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Philip William Otterbein (June 3, 1726 – November 17, 1813) was a U.S. (German-born) clergyman. He was the founder of the United Brethren in Christ, a group that is a forerunner of today's United Methodist Church.



Philip William Otterbein was born in Dillenburg (near Wiesbaden), Germany, into a family that included many clergy. He attended the Reformed seminary at Herborn and was ordained June 13, 1749. He volunteered for missionary work in Pennsylvania, and arrived in New York on July 27, 1752. He served several German speaking parishes near the Pennsylvania-Maryland border, finally moving to the Second Evangelical Reformed Church in Baltimore, where he was pastor from 1774 until his death in 1813.[1] The building where Otterbein preached is still used for worship, and the congregation is now called Old Otterbein United Methodist Church. It is located in the Otterbein neighborhood of Baltimore next to the Baltimore convention center, and is close to the baseball field Oriole Park at Camden Yards.[2]

In 1767 or 1768, Otterbein was present at a worship service in Long's Barn near Lancaster, Pennsylvania. Martin Boehm, a Mennonite who had been born in Lancaster, preached, and after the service Otterbein came forward and greeted Boehm with words that became famous in United Brethren tradition: "Wir sind Brüder" (We are brothers). From that day forward they had a close working relationship. Norwood comments that "They were an interesting pair: Otterbein the stately university-trained minister and Boehm the Mennonite farmer with a full beard." A few years later Boehm was excommunicated by the Mennonites.[3]

By 1773 Otterbein was organizing religious classes on the Wesleyan model, and on the day he began pastoral duties in Baltimore, May 4, 1774, he met Francis Asbury who would be his friend throughout the remainder of his life. Asbury asked Otterbein to be one of four clergy who would lay hands on him when Asbury was ordained (or consecrated) as Methodist bishop, December 27, 1784, when the Methodist Episcopal Church was officially organized.[4] Otterbein died on Wednesday, November 17, 1813. His funeral took place on Saturday, the 20th; the funeral sermon was preached by Rev. J. D. Kurtz in German and delivered in English translation by William Ryland who would later serve several terms as Chaplain of the Senate.[5] In a memorial sermon in that same year, Asbury called him "the great, the holy Otterbein."[6]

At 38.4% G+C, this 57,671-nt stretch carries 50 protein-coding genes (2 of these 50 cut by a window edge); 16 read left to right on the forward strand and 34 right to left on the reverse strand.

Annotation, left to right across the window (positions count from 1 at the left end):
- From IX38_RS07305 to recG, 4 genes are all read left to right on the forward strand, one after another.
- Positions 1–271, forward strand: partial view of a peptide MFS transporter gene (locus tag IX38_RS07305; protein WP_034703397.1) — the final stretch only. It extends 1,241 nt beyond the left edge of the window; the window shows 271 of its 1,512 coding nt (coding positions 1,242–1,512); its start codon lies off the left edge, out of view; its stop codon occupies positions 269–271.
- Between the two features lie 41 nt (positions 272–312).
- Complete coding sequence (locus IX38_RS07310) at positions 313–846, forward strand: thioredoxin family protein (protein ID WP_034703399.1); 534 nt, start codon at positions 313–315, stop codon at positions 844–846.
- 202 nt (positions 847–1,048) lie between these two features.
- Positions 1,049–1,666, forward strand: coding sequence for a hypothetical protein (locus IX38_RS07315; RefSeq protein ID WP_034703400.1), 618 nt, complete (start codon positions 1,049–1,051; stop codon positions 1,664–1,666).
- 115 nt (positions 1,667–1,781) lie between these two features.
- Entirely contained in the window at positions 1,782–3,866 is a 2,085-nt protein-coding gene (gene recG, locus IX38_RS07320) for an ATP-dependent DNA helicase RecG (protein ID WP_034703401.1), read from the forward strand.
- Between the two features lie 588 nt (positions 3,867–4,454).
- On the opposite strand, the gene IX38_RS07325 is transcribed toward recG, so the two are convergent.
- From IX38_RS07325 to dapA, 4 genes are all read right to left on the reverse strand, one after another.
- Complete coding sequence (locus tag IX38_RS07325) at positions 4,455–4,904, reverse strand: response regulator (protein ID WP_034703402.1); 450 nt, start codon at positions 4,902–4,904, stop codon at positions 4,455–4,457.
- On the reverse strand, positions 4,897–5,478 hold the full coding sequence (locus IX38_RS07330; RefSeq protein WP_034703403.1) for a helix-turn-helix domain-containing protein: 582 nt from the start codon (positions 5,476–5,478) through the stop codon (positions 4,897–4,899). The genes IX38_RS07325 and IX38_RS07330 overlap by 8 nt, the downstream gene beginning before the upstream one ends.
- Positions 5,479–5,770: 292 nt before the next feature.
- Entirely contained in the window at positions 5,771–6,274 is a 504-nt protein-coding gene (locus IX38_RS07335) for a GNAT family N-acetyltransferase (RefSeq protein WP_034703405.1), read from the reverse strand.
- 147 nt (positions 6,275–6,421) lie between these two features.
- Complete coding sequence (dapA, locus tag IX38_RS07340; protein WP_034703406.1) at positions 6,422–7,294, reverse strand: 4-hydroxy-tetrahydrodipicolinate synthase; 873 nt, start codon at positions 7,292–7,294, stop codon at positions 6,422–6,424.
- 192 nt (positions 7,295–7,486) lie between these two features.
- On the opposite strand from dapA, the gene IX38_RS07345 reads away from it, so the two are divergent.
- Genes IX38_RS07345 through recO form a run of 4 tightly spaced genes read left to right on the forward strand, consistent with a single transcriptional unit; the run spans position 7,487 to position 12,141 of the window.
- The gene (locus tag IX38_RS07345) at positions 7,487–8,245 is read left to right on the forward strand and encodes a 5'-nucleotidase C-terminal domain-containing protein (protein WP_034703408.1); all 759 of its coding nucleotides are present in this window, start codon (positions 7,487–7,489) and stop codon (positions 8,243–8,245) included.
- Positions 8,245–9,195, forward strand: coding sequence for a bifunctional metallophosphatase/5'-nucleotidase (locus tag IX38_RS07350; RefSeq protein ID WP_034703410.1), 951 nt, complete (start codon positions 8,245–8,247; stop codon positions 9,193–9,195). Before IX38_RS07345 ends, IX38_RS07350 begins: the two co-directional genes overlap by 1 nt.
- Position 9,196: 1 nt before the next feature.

Officially Otterbein remained in good standing as a German Reformed clergyman until his death, but his work led inexorably to the formation of a new Protestant denomination, the Church of the United Brethren in Christ. In 1798 Otterbein called a conference of clergy, including Boehm, to be held at Otterbein's Baltimore church. They took the first steps toward organizing the denomination. Two years later, in 1800, another conference took more organizational steps,[7] including the decision to use a German translation of the Methodist Episcopal book of discipline. In their conversations those present used words such as "society," "association," and "fellowship," but not the word "church." They began formally calling themselves a "church" in 1814, after Otterbein's death.[8]

In spite of his reluctance to form a church, the younger men in his movement began conducting themselves as if they were clergy, including administration of sacraments, so seven weeks before his death, Otterbein ordained three of his workers: Christian Newcomer, Joseph Hoffman, and Frederick Schaffer.[9] Newcomer was elected bishop after Otterbein's death.[10]

On April 19, 1762, Otterbein married Susan Le Roy of Lancaster, who died April 22, 1768. He suffered great grief because of his wife's death, and he never married again.[11]

Augustus W. Drury wrote the biography of Otterbein in 1884.[12]

Otterbein University in Westerville, Ohio, founded in 1847, is named after Philip William Otterbein.

See alsoEdit


  1. ^ Malone, Dumas (Ed.). Dictionary of American Biography, Vol. VII, Part 2: Mills-Planter. New York: Charles Scribner's Sons, 1934. pp.107-108.
  2. ^
  3. ^ Norwood, Frederick A. The Story of American Methodism. Nashville: Abingdon Press, 1974, p. 105-106.
  4. ^ Malone, op.cit., p. 108, Norwood, op.cit., p. 106.
  5. ^ Our Bishops: A Sketch of the Origin and Growth of the Church of the United Brethren, by Henry Adams Thompson, p. 70
  6. ^ Hyde, A. B. The Story of Methodism: The Story in America [part II]. Greenfield, Mass: Willey & Co., 1887, p. 139.
  7. ^ The McGraw-Hill Encyclopedia of World Biography, Vol. 8, 1973, p. 232.
  8. ^ Norwood, op. cit., p. 107.
  9. ^ Malone, op. cit., p. 108.
  10. ^ Norwood, op.cit., p. 108.
  11. ^ Malone, op. cit., p. 108.
  12. ^ Drury, Augustus W. The Life of Rev. Philip William Otterbein, Dayton, Ohio, 1884, republished by The Minerva Group, Inc., 2000. The biography is also included in History of the Church of the United Brethren in Christ, Dayton, Ohio, 1924.

External linksEdit

  •   "Otterbein, Philip William" . Appletons' Cyclopædia of American Biography. 1900.